To stay indistractable in meetings, we must rid them of nearly all screens. I've conducted countless workshops and have observed a stark difference between meetings in which tech use was permitted versus those that were device free, and meetings without screens generated far more engaged discussion and better outcomes. In order to ensure that meeting time isn't wasted, we need to introduce new customs and rules. If we are going to spend our time in a meeting, we must make sure that we are present, both in body and mind. First, every conference room should have a charging station for devices, but make sure it is just out of everyone's reach. When attendees congregate before the meeting, they should be encouraged to silence their phone and plug in their devices so the meeting can proceed free of distractions. While there are specific exceptions to these customs based on the business, the only things attendees really need in a meeting are paper, a pen, and perhaps some sticky notes. If slides need to be presented on screen, designate one member of the team to present from their computer or have a dedicated laptop that stays in the meeting room. Rather than sparking the desires of others to use their devices, anyone attempting to use a phone or laptop during the meeting should receive disapproving stares from you and your colleagues. Despite the potential for increased engagement in tech-free meetings, some of us may be squeamish about the idea and may protest that we need our devices for taking notes or accessing files. But if we're honest with ourselves, we know that these excuses are not always legitimate. Why do we really use our devices in meetings? Our technology gives us a way of being physically present but mentally absent; the uncomfortable truth is that we like to have our phones, tablets, and laptops in meetings not for the sake of productivity but for psychological escape. Meetings can be unbearably tense, socially awkward, and exceedingly boring--devices provide a way to manage our uncomfortable internal triggers. Your interpretations of the events in your life cause emotions, and in response to these emotions, you also have an urge to act in a certain way. For example, when feeling miserable, you may choose to act angrily, stay in bed, cry, or drink too much alcohol. While some expression of emotion is okay, these are extreme negative behaviors that are not healthy for you. Since you have the ability to act on your feelings, you also have some control over your emotions by choosing how to react and respond to them. The actions and decisions you make in response can intensify or lessen a particular feeling. Learning to modify your responses to intense emotion will decrease your level of distress.

For example, instead of feeling extremely "enraged" or out of control in response to a troubling situation, you might feel sad or moderately angry. Work with your therapist to learn and practice this skill. Should statements are things you say that start off with the words "I should ..." They reflect a rigid set of rules about how you and others must act, think, or feel. These statements take a desire and change it to a mandatory, inflexible standard, a moral imperative. When applied to the past, you can never meet that standard of perfection, so you end up feeling guilty, frustrated, or angry. This process, called cognitive restructuring, has been found to improve current levels of distress in people struggling with depression. The Mood and Thought Monitoring Exercise is an effective tool to use with your therapist or treatment team. The technique was originally presented by Dr. Aaron T. Beck as the "Daily Record of Dysfunctional Thoughts." It has also been described in detail by Dr. David Burns, in his book Feeling Good. The exercise has been widely used clinically and adapted by many others since then. Pick a recent personal experience to think about. Fill in the five columns on the Mood and Thought Monitoring Exercise form on page 96. Then reflect on your thoughts and emotions about the experience. This is not an easy task to do, and it may stir up the emotions you are now thinking about. Review the completed monitoring form with your therapist. Doing this exercise regularly will change your emotions in general, and in particular, those related to each experience. It will eventually improve your mood. Emotions associated with this situation: sadness, anger, rejection ...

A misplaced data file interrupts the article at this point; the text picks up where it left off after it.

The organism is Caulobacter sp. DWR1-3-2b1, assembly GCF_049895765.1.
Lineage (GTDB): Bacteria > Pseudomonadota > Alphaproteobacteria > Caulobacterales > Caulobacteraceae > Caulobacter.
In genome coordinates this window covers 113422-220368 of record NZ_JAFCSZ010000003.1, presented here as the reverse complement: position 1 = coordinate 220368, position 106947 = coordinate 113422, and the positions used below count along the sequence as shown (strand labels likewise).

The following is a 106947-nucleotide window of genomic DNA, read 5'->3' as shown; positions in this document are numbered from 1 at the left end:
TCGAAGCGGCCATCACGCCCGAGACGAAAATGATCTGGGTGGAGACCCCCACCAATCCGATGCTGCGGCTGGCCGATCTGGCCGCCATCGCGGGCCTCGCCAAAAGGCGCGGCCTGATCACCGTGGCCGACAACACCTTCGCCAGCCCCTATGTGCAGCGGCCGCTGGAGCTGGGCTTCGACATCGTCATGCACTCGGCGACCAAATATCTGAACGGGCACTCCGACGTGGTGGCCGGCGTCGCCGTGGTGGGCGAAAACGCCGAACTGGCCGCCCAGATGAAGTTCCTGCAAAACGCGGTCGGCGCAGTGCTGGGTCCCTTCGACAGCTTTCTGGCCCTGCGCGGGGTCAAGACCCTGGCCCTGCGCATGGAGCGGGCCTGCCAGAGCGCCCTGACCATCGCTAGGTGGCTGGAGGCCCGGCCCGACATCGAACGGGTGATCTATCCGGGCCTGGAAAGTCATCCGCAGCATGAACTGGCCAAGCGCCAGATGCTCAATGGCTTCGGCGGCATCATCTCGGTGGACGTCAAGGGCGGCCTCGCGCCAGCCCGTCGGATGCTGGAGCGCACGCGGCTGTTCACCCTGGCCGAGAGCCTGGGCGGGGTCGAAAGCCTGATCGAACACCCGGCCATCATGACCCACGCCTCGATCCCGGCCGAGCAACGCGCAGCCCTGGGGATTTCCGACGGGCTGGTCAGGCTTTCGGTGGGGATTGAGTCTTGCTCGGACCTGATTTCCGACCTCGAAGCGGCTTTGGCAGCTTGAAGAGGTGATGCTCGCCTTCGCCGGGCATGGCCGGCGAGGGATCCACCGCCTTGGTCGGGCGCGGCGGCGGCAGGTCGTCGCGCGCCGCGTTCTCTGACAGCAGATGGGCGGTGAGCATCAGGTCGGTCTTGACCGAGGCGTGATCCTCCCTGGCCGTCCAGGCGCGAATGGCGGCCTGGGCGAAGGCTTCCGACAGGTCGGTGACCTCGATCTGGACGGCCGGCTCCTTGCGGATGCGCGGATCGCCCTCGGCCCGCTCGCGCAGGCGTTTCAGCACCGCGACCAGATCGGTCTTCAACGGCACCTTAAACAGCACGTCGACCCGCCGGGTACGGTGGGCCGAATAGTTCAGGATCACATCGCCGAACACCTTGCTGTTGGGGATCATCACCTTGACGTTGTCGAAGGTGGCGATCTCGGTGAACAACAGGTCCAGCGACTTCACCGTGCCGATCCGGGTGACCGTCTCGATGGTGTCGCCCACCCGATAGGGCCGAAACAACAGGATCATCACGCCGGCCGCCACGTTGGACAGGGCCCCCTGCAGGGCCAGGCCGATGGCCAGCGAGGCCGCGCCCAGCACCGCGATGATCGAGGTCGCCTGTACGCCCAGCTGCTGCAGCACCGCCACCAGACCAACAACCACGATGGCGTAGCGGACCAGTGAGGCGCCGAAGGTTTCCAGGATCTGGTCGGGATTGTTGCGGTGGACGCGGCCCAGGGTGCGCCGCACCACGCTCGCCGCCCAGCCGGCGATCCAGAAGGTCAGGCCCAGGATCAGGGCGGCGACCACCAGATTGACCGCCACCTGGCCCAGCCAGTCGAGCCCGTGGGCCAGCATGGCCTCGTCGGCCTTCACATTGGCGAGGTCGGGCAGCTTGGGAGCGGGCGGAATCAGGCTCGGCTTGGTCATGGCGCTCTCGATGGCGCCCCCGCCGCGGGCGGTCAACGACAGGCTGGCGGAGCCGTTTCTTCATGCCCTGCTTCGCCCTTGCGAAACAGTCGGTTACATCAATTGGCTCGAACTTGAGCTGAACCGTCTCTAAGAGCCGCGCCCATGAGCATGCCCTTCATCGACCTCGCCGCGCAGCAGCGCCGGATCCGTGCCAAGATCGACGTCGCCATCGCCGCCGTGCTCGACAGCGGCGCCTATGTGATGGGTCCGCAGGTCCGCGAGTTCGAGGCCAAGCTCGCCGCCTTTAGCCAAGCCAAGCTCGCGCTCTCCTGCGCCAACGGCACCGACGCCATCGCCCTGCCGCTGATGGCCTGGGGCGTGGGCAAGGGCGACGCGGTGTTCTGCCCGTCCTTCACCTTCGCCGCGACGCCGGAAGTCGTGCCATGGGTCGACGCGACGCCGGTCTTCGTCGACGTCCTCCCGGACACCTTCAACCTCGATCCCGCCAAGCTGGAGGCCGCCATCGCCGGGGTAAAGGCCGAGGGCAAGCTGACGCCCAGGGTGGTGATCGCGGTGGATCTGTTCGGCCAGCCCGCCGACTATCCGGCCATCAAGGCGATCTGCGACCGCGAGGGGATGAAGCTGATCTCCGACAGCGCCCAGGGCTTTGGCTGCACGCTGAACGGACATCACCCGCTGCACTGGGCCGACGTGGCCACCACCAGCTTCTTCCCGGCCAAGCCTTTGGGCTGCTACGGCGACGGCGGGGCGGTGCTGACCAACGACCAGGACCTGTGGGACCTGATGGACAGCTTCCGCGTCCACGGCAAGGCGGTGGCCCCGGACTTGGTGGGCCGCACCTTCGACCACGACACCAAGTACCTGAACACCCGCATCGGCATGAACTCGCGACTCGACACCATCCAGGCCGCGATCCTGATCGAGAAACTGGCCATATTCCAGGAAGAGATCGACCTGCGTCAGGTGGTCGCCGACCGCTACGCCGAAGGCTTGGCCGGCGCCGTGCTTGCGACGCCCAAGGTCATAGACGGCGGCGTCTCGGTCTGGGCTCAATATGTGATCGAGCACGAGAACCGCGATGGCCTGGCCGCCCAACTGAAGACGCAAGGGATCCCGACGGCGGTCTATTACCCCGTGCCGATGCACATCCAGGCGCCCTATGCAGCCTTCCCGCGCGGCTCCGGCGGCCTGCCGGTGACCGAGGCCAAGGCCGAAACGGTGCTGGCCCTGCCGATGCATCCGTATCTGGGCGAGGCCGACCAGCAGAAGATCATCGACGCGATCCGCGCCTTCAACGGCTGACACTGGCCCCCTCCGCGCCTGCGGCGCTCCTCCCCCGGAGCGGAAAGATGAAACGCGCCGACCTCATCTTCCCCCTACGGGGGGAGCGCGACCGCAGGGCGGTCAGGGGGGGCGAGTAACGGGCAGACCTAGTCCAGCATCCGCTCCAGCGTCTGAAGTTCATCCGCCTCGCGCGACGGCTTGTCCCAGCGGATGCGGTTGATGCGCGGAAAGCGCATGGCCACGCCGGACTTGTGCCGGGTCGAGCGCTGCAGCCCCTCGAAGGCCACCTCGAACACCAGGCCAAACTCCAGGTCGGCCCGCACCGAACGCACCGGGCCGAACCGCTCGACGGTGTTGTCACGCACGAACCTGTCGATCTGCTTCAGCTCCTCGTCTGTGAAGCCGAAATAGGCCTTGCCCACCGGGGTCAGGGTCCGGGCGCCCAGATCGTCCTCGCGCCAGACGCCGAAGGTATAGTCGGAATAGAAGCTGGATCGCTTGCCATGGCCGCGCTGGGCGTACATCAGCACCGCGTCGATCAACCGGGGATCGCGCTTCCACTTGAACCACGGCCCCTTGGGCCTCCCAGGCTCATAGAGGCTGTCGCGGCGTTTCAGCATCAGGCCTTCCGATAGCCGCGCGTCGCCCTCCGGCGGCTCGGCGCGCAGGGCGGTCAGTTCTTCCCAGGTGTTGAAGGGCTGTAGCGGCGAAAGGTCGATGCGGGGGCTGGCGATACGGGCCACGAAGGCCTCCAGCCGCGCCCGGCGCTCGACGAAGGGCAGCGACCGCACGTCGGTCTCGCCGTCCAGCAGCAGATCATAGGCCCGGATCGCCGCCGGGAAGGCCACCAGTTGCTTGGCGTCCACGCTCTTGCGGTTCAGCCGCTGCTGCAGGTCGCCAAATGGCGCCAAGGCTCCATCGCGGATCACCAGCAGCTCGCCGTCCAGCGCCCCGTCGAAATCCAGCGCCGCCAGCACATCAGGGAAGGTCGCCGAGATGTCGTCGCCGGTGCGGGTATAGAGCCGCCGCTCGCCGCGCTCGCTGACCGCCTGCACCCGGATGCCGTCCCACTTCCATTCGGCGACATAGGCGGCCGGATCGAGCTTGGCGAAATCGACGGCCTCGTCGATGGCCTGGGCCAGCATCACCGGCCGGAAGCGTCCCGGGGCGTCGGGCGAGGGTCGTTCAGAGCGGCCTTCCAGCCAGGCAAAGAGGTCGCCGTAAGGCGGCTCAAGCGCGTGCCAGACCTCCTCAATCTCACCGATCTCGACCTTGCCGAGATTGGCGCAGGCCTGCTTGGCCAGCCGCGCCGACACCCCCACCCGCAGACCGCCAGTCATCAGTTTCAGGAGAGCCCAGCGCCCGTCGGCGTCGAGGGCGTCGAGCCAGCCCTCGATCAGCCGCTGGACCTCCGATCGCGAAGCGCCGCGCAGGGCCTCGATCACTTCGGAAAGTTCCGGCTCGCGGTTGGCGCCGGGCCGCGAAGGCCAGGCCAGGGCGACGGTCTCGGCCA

at 100 percent intensity. Automatic negative thoughts: He hates me. He is angry with me. Everybody hates me. I'm a loser. I did something wrong. I'm not important enough. Distortions in those thoughts: polarized thinking, over-generalization, mind reading, catastrophizing. When a thought, belief, or interpretation of an event is troubling, it is often helpful to examine the Evidence For and Against that thought. The evidence you gather will help you identify and change thoughts that are based on inaccurate assumptions. Ask yourself if your belief is inherently true or if it is an internalized message from your environment. If you find it is true, ask yourself what is in your power to change? Sometimes the thoughts that bother us come from situations long ago, but the thoughts stay with us, even though they no longer apply. Spending time reacting to old thoughts does not help your current situation. Ask whether your distressed thought or reaction applies to the current situation or to events in your past. Does it apply now? If it does not apply now, try to put it aside. As we've noted, it's not only extraordinary beliefs that we have to be skeptical about. We also hold a number of erroneous beliefs that, on the surface, may appear to be plausible. As a result, we have to employ skepticism when forming any belief.